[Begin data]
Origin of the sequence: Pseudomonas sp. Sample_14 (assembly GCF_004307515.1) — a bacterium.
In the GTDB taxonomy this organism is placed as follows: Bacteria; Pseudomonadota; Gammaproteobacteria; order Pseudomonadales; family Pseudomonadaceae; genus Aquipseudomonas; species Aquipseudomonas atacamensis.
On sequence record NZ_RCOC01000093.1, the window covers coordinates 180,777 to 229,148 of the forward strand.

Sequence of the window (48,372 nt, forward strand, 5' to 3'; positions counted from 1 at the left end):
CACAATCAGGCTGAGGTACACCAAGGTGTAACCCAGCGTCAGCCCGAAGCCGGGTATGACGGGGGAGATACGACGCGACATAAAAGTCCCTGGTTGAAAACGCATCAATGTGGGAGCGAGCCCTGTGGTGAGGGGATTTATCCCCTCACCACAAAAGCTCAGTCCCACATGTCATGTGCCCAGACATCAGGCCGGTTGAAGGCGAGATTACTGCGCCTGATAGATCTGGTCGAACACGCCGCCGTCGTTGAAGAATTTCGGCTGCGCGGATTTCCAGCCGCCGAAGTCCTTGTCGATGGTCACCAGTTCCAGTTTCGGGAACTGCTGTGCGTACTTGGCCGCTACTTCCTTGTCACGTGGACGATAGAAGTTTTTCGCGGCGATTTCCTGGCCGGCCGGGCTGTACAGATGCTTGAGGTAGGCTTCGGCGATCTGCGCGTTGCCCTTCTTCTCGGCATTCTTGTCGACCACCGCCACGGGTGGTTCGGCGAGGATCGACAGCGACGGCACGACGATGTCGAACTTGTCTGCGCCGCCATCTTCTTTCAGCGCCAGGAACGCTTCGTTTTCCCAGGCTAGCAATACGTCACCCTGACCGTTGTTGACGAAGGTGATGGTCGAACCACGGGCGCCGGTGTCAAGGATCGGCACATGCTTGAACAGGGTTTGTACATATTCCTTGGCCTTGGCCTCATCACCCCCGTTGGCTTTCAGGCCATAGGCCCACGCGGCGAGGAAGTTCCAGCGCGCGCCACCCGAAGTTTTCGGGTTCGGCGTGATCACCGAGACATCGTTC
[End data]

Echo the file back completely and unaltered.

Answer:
Origin of the sequence: Pseudomonas sp. Sample_14 (assembly GCF_004307515.1) — a bacterium.
In the GTDB taxonomy this organism is placed as follows: Bacteria; Pseudomonadota; Gammaproteobacteria; order Pseudomonadales; family Pseudomonadaceae; genus Aquipseudomonas; species Aquipseudomonas atacamensis.
On sequence record NZ_RCOC01000093.1, the window covers coordinates 180,777 to 229,148 of the forward strand.

Sequence of the window (48,372 nt, forward strand, 5' to 3'; positions counted from 1 at the left end):
CACAATCAGGCTGAGGTACACCAAGGTGTAACCCAGCGTCAGCCCGAAGCCGGGTATGACGGGGGAGATACGACGCGACATAAAAGTCCCTGGTTGAAAACGCATCAATGTGGGAGCGAGCCCTGTGGTGAGGGGATTTATCCCCTCACCACAAAAGCTCAGTCCCACATGTCATGTGCCCAGACATCAGGCCGGTTGAAGGCGAGATTACTGCGCCTGATAGATCTGGTCGAACACGCCGCCGTCGTTGAAGAATTTCGGCTGCGCGGATTTCCAGCCGCCGAAGTCCTTGTCGATGGTCACCAGTTCCAGTTTCGGGAACTGCTGTGCGTACTTGGCCGCTACTTCCTTGTCACGTGGACGATAGAAGTTTTTCGCGGCGATTTCCTGGCCGGCCGGGCTGTACAGATGCTTGAGGTAGGCTTCGGCGATCTGCGCGTTGCCCTTCTTCTCGGCATTCTTGTCGACCACCGCCACGGGTGGTTCGGCGAGGATCGACAGCGACGGCACGACGATGTCGAACTTGTCTGCGCCGCCATCTTCTTTCAGCGCCAGGAACGCTTCGTTTTCCCAGGCTAGCAATACGTCACCCTGACCGTTGTTGACGAAGGTGATGGTCGAACCACGGGCGCCGGTGTCAAGGATCGGCACATGCTTGAACAGGGTTTGTACATATTCCTTGGCCTTGGCCTCATCACCCCCGTTGGCTTTCAGGCCATAGGCCCACGCGGCGAGGAAGTTCCAGCGCGCGCCACCCGAAGTTTTCGGGTTCGGCGTGATCACCGAGACATCGTTC